Posted on January 8, 2024
NEW ORLEANS (WVUE) – The Environmental Protection Agency has given Louisiana power to approve carbon capture well projects, and the state says it can handle the responsibility, and the oil and gas industry says it will create more jobs. But some environmentalists say Louisiana cannot be trusted with such oversight.
Industrial corridors are peppered around areas of the state.
The EPA says coal and natural gas-fired power plants, as well as ethanol and natural gas processing plants, are among the activities that emit carbon dioxide. And that is where carbon capture comes in, the process of capturing and storing CO2 in a way that it will not affect the atmosphere.
In most states, the EPA is responsible for permitting.
Patrick Courreges, communications director for the Louisiana Department of Natural Resources, says Louisiana is equipped to handle the new responsibility.
“One, the EPA, they vetted us for a couple of years, they trust us to handle it, and two, as I said before, we have more people per square mile whose specific interest and experience is Louisiana, you’re not having somebody who is trying to keep in their heads what’s going on in New Mexico and East Texas and in West Texas and oh by the way Louisiana, too,” said Courreges.
FOX 8 asked him about areas of the state where such projects might be allowed or prohibited.
“A densely populated area is probably going to be avoided just for the sheer fact it’s harder to control, you’ve got too many variables where you’ve got a lot of people living,” said Courreges.
Mike Moncla, President of the Louisiana Oil and Gas Association (LOGA) applauds the EPA’s decision and believes it will help speed up things.
“We’re excited about the opportunity for our state and anytime we can run things more streamlined the Department of Natural Resources, it’s better than having to wait on the federal government, you know, it’s like trying to move an aircraft carrier in a small river when you’re dealing with the EPA. We’ll be able to get things done here in Louisiana, we’re excited,” said Moncla.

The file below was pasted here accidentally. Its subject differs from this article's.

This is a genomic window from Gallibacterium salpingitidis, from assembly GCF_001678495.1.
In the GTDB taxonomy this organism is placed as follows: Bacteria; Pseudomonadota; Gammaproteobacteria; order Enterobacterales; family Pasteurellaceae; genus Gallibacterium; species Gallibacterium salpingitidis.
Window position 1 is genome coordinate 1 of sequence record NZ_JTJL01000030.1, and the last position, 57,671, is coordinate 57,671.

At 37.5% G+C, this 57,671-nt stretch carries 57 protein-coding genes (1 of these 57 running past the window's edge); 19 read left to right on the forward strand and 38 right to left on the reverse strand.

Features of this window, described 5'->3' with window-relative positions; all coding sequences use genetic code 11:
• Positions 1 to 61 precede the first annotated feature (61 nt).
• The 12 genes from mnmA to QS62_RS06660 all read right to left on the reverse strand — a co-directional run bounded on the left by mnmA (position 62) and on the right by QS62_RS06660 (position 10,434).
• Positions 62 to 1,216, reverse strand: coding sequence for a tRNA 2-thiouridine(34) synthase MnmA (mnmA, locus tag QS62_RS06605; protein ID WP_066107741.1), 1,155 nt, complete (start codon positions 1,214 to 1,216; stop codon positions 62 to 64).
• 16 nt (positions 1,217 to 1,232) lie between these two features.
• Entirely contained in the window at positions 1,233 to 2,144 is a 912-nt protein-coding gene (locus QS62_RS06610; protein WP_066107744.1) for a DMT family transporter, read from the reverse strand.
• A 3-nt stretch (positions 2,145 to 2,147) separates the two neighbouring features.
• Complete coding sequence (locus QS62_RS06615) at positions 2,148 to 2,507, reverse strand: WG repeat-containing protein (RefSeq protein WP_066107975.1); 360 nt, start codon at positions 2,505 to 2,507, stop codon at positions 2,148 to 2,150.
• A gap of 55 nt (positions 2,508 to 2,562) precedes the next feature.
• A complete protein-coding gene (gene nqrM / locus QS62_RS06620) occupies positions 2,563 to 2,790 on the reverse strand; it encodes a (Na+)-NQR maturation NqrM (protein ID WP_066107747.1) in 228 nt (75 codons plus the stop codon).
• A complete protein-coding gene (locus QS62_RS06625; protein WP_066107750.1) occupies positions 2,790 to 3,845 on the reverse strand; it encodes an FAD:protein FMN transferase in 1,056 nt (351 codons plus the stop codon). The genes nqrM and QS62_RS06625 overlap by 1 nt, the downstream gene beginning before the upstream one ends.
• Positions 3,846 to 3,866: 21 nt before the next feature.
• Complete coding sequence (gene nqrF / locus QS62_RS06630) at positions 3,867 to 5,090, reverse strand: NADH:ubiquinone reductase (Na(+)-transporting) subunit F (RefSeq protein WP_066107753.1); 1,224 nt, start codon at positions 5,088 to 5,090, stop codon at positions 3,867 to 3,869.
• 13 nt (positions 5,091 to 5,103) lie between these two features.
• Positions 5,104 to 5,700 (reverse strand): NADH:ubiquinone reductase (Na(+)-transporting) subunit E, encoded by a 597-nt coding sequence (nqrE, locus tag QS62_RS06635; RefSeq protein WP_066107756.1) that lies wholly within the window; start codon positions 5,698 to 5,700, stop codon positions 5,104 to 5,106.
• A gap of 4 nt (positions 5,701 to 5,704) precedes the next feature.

And he believes carbon capture will result in more jobs for Louisiana’s oil and gas industry.
“For every well that is drilled it takes 70 service companies, 70 and all those 70 companies employ people, so anytime there’s a well drilled you think about how much impact that has on a town like Lafayette, Houma, Louisiana, different areas where there’s a lot of oil and gas activity, so it’s going be great for Louisiana, great for our industry,” said Moncla.
However, environmentalists and environmental justice advocates do not trust Louisiana to approve and oversee carbon capture well projects.
Beverly Wright, Ph.D. is executive director at Deep South Center for Environmental Justice. She says they have been fighting against carbon capture and storage technology.
“Our concerns are basically that carbon capture storage, carbon capture sequestration, carbon capture underground storage, whatever you call it, it’s really an experiment,” said Wright.
There are concerns that wells would be built near communities that are already dealing with high cancer rates in Louisiana.
“Our concern is specifically about carbon storage wells that will be exactly in the same communities who have been affected for the last 40, 50 years by the petrochemical industry and their facilities that are fence-lined to many of our communities, but this is not a new fight for us,” said Wright. “We’re really concerned about our drinking water.”
Courreges says drinking water systems will not be compromised.
“The heart of the program, our underground injection control program is protecting underground sources of drinking water,” said Courreges. “That’s the whole goal of the program is to ensure that does not happen.”
Wright remains unconvinced.
“I have absolutely no faith in this organization. We had at least 41,000 responses against DNR receiving this primacy rule,” she said.
Courreges understands why there is skepticism about Louisiana having the authority to approve and oversee carbon capture projects.
“I can understand the skepticism, anybody my age or a little older you’ve seen some stuff in Louisiana, we have a history, we’re aware of that but this isn’t the 1950s, we’ve advanced, we’ve learned lessons, we’ve seen where things went wrong,” said Courreges.
He added that the approval process will be thorough and lengthy.
“You’re talking about one of these permit applications, probably taking a good year and a half or more from the start to finish for us to finish reviewing them, it’s not a fast turnaround,” said Courreges.